A therapeutic hypnosis session is similar to guided meditation. The client is fully awake and alert, but deeply relaxed and focused – breathing becomes slow and even, eyes glaze over and often close. In her book The Pregnant Man and Other Cases from the Hypnotherapist’s Couch (Random House, 1998), Diedre Barrett describes being hypnotized as “a dream with considerably more direction.” Physically, research shows that brain waves slow from Beta into Alpha. Additionally, according to medical doctor Hilary Jones, “Hypnosis is thought to work by altering our state of consciousness in such a way that the analytical left-hand side of the brain is turned off, while the non-analytical right-hand side is made more alert.” In this state, the therapist can directly access the subconscious, offering suggestions in accordance with the client’s goals, seeding them deeply in the mind so that change can occur. Without the censor of the conscious mind, clients are more open to suggestion, more likely to see and accept alternative perspectives to a nagging problem and more likely to allow repressed memories or fears to surface, inviting the possibility for healing.
Stemming from the very obvious need of therapeutic hypnosis for those who are suffering, it’s a pretty short leap to see how it could be incredibly healing and beneficial to bring into the childbirth realm.
The Mongan MethodLike hypnosis, childbirth has suffered a poor reputation thanks to a mythology perpetuated by the media and supported by invasive, disharmonious medical procedures. Women fear childbirth, they believe it to be excruciatingly painful and their fears are compounded by the horror stories of other women. And yet, like hypnosis, childbirth is a completely natural phenomenon. Women survived without modern medicine for centuries with no assistance from doctors, midwives, or medication.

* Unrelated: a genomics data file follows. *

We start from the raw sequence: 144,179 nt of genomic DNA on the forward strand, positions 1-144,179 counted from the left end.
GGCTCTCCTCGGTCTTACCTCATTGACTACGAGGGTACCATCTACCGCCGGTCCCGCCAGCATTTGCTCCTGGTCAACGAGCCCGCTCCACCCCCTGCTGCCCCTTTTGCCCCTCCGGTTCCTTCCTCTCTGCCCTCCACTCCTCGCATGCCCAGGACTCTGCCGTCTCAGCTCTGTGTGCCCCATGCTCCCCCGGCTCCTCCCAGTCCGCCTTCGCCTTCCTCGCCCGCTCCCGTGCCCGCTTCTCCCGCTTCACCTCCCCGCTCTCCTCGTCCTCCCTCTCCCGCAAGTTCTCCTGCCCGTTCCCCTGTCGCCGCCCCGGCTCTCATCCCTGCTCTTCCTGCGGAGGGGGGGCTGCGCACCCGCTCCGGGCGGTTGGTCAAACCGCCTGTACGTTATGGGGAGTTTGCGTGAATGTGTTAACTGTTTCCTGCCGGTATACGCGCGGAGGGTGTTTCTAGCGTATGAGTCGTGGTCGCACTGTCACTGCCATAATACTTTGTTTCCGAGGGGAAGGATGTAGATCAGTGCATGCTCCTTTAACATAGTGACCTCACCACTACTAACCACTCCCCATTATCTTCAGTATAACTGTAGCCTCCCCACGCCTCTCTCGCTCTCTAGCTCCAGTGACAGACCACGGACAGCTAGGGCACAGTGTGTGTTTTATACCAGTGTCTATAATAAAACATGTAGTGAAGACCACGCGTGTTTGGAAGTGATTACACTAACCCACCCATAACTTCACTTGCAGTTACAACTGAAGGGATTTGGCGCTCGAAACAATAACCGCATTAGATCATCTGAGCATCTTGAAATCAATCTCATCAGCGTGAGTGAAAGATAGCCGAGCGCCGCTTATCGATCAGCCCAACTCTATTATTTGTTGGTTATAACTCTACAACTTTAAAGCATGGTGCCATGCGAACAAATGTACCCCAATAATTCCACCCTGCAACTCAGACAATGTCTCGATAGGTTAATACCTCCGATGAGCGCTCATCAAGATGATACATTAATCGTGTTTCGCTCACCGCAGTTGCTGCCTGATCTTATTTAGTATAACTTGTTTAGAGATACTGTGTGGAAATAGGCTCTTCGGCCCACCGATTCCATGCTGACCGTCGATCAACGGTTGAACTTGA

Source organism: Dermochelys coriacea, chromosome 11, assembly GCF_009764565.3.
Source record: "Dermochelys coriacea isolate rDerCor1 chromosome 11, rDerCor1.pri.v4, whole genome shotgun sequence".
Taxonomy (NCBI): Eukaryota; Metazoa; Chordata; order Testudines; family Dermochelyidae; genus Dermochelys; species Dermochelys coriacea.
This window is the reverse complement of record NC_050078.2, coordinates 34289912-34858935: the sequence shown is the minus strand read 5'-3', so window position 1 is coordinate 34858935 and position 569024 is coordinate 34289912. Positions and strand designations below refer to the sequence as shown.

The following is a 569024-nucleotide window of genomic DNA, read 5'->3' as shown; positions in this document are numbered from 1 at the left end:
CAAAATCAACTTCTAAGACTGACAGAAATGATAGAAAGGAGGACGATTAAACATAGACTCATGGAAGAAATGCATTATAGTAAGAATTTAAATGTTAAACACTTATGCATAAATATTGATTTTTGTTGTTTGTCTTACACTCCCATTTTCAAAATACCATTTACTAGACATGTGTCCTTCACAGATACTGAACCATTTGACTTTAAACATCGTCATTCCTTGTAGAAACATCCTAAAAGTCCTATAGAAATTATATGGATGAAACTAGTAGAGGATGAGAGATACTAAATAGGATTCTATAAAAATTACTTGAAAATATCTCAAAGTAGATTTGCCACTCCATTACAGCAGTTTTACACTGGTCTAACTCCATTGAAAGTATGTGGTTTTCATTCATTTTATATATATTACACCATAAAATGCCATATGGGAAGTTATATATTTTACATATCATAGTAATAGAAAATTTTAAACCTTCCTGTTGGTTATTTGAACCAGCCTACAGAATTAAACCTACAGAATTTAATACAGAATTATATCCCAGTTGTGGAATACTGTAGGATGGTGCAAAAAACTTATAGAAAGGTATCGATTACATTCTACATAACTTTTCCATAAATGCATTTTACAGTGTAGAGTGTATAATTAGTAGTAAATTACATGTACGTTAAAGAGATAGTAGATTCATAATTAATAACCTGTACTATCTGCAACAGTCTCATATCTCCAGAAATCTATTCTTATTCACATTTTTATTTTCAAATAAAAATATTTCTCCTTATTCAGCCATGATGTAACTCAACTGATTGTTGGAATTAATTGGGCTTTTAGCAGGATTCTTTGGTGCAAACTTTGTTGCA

Enter HypnoBirthing, a method developed by lifelong educator and counselor Marie Mongan who, after birthing four children, realized she was using a kind of self-hypnosis to guide her through labor. HypnoBirthing classes are similar to other childbirth classes, except that instructors are trained to re-educate the parents about birthing anatomy and equip them with the tools to use hypnosis during delivery. Using music, visual imagery, and post-hypnotic suggestions, the couple literally reprograms their understanding of the birthing process, and thanks to hypnosis, the woman is completely alert and fully relaxed throughout labor. As Marie Mongan says, “Hypnosis teaches women to bring their bodies into a state of total relaxation, to release the horror stories and fear, and to access their natural ability to birth.”
By removing her fear and anxiety, HypnoBirthing prohibits the fight-or-flight response that most women enter during labor. Instead, the mother is taught to focus on her body and her baby, to tune out distractions, and literally work with nature. Birth companions are taught prompts, which help deepen her trance, and are integrally involved from beginning to end.
Client response is overwhelming. Many women report feeling little or no pain, and their time in labor is usually a fraction of what most women experience. Often, the medical staff is flabbergasted at how quickly and easily babies are birthed this way. Parents love it for obvious reasons, and doctors are coming around too. After all, if the birth progresses is quicker and less painless, their jobs are easier too.
By Tanya M. Williams